A clear example is PEPERA (the Act of Free Choice) in 1969. Pepera took place as the result of peaceful talks between Indonesia and The Netherlands held under the auspices of the UN acting as the third party.

Even though the UN failed to perform its obligations in the way it should have, diplomacy was pursued at the time in accordance with the etiquette of diplomacy, not the other way round. Pepera did not take place before negotiations were held. That would have been incredible.

If this is what is meant, those calling for a referendum without first holding peaceful talks must answer the following question: On what basis can a referendum be held? If these people know the answer, they should come forward and explain themselves. Should the UN be asked to hold a referendum? What would be the basis for the UN to agree to this? Should the UN urge Indonesia to hold another referendum in West Papua after reviewing the history of Pepera? In order to do this, it would be necessary to hold peaceful talks between Papua and Indonesia under the auspices of the UN or a third country. As a sovereign country, Indonesia would not simply surrender to the UN. Indonesia would stand by its own dignity and its territorial integrity.

As a member of the leadership of the WPNCL which is calling for peaceful negotiations, we call for an end to all these provocations that are being promoted by irresponsible elements who are ignorant about diplomatic processes.

The best thing would be for these provocateurs to go back to school and learn about diplomatic processes because their ignorance cannot possibly help pave the way to peaceful talks but can only damage our aspiration for peaceful talks. Many will ask: ‘How is it that they know nothing about diplomacy yet they want independence?’ This is quite shameful. We do not want people to think in such a way about the Papuan people as a whole because the fact is that not all Papuans think along these erroneous lines. The Papuan people are a people with great dignity and know very well how to handle these matters.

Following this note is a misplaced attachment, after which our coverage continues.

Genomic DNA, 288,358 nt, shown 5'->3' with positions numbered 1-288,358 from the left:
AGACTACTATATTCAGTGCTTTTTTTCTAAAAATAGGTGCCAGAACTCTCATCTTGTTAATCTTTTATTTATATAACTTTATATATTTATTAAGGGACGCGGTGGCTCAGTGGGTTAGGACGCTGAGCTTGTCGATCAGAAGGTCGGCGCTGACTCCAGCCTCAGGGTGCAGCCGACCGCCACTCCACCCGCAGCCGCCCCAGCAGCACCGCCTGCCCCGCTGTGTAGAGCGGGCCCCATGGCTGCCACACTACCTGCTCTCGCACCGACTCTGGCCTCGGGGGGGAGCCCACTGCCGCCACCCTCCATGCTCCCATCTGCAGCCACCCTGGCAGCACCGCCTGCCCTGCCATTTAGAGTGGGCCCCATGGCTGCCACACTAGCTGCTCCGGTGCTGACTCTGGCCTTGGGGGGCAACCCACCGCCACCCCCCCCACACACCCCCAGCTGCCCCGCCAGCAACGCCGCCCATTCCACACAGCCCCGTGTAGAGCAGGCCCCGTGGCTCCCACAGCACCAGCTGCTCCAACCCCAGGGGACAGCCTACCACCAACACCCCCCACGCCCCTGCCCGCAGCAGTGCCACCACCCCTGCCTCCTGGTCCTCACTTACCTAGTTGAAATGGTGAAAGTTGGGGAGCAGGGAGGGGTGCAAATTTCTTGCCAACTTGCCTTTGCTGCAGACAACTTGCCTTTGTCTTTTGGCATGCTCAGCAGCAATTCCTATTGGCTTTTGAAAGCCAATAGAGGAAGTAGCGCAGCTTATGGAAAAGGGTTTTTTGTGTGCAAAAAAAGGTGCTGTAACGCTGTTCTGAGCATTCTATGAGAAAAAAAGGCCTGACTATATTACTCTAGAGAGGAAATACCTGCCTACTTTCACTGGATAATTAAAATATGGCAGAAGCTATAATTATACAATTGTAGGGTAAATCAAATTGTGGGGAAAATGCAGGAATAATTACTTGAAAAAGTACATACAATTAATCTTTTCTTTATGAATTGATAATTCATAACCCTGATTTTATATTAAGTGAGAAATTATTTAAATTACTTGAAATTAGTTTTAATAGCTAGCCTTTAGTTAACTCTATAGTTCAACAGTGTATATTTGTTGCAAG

As far as West Papua is concerned, peaceful negotiations have attained an excellent position recently because this approach has received the full backing of the West Papuan people, including the radical OPM and its military wing, the TPN. Another fortunate thing is that it now has the backing of peace-loving people in Indonesia. Without the use of weapons but thanks to pressure from peace-loving people in West Papua, Indonesia and the international community, all our efforts for peaceful negotiations are supported worldwide. The US Congress, the UN, the European Union, the Pacific Islands Forum and the Melanesian Spearhead Group all support peaceful negotiations because they regard this as the best way forward, in compliance with diplomacy. So no one should for a minute think that these bodies will support a referendum without there having first been peaceful negotiations.

Having explained all this, we hope that everyone will fully understand the process for peaceful talks. We would like to use this opportunity to appeal to the people of West Papua and peace-loving people the world over to give their full support to the initiative for peaceful negotiations which is now being pursued by the leadership of the West Papua National Coalition for Liberation, along with peace-loving people in West Papua, in Indonesia and throughout the world.

May peace be achieved in the Land of Papua!

Peace greetings!

Dr Otto Ondawame,
Deputy Chairman of the WPNCL

Souce: http://indigenouspeoplesissues.com